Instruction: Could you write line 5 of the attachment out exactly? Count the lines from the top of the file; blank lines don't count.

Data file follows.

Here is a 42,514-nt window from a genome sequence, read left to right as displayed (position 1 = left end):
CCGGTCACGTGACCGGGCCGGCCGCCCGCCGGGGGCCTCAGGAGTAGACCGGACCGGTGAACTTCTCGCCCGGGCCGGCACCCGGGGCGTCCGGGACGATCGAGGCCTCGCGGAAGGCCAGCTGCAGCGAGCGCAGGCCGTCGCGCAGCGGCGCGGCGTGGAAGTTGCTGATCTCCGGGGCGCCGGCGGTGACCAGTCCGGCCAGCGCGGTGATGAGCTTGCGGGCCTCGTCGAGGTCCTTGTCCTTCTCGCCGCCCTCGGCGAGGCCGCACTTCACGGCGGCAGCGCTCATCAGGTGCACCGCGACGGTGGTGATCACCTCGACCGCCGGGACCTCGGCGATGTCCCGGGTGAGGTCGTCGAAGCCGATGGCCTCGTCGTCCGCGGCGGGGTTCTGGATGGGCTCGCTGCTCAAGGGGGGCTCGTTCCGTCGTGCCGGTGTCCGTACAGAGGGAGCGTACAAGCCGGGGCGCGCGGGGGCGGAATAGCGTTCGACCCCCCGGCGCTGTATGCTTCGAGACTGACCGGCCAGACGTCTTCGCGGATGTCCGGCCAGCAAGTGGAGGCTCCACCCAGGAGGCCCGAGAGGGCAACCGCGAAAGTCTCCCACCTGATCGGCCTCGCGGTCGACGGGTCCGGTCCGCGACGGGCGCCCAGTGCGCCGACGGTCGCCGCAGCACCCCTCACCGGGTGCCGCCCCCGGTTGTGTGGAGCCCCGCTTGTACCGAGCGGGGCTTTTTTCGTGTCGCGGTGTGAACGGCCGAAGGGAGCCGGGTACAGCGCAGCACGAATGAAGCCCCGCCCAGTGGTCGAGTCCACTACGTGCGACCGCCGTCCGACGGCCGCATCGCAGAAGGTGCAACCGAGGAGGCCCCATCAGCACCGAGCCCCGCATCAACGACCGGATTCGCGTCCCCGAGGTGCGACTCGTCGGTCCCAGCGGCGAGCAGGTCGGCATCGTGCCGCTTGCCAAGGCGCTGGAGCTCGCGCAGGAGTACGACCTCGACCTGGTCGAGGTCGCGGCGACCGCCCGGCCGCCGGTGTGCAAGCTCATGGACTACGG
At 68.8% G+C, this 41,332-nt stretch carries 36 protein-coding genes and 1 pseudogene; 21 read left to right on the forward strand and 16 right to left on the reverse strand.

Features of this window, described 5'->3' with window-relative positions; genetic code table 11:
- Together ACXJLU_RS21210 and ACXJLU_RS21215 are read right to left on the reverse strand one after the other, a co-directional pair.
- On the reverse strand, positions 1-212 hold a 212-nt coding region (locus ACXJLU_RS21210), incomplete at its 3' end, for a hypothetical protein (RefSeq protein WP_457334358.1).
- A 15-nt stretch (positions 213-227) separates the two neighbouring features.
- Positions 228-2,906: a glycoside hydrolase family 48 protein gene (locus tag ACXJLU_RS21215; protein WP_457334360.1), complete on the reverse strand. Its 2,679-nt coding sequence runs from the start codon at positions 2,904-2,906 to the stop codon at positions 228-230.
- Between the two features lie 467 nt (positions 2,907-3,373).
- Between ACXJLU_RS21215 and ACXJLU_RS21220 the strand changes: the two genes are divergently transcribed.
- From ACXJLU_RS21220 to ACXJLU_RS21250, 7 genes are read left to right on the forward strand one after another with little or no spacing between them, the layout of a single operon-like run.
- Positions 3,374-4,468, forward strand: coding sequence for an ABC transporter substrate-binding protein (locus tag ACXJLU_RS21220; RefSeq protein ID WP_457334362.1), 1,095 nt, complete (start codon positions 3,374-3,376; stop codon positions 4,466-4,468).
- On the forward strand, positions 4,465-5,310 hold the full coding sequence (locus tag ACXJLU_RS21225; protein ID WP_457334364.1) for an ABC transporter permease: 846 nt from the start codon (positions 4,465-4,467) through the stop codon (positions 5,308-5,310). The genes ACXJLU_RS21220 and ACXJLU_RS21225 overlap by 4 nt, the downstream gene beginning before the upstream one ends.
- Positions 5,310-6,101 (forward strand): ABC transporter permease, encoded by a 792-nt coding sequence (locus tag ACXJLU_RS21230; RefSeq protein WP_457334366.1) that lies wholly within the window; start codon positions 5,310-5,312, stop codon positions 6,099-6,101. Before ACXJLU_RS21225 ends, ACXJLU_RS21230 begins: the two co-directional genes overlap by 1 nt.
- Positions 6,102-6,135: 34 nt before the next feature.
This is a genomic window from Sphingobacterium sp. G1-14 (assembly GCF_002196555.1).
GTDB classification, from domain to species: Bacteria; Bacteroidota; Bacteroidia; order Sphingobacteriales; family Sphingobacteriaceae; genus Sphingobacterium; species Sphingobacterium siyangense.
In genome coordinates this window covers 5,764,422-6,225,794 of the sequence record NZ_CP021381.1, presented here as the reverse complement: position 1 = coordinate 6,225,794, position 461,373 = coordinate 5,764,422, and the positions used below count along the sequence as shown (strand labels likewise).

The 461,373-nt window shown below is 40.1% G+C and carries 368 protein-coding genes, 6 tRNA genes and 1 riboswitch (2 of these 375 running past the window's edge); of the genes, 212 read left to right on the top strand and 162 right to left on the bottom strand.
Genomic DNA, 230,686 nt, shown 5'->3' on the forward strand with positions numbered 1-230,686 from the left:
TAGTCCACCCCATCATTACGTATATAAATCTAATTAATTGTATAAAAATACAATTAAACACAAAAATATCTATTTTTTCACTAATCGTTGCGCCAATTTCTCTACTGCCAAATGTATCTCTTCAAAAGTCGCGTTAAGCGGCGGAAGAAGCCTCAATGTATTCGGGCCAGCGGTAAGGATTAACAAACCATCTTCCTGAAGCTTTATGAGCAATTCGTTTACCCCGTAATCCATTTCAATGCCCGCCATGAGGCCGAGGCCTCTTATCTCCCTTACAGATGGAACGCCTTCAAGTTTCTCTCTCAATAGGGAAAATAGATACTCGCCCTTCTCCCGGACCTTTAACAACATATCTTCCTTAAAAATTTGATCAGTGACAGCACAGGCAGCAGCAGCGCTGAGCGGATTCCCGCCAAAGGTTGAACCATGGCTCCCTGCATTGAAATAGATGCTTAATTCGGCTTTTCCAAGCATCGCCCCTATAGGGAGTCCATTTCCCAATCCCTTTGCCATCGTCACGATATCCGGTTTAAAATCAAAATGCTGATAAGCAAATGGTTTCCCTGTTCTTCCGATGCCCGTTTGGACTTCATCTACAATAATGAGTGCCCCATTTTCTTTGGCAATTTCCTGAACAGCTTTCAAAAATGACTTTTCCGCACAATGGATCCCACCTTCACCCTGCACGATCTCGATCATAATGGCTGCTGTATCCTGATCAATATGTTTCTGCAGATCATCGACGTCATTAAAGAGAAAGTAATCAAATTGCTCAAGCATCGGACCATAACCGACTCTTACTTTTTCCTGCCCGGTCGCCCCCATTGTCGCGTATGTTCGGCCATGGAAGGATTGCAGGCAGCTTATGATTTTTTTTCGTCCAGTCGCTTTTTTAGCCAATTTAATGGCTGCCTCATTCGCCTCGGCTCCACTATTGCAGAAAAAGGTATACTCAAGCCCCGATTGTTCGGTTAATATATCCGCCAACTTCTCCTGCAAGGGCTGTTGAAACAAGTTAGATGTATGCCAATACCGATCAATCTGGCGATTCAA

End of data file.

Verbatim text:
- Together ACXJLU_RS21210 and ACXJLU_RS21215 are read right to left on the reverse strand one after the other, a co-directional pair.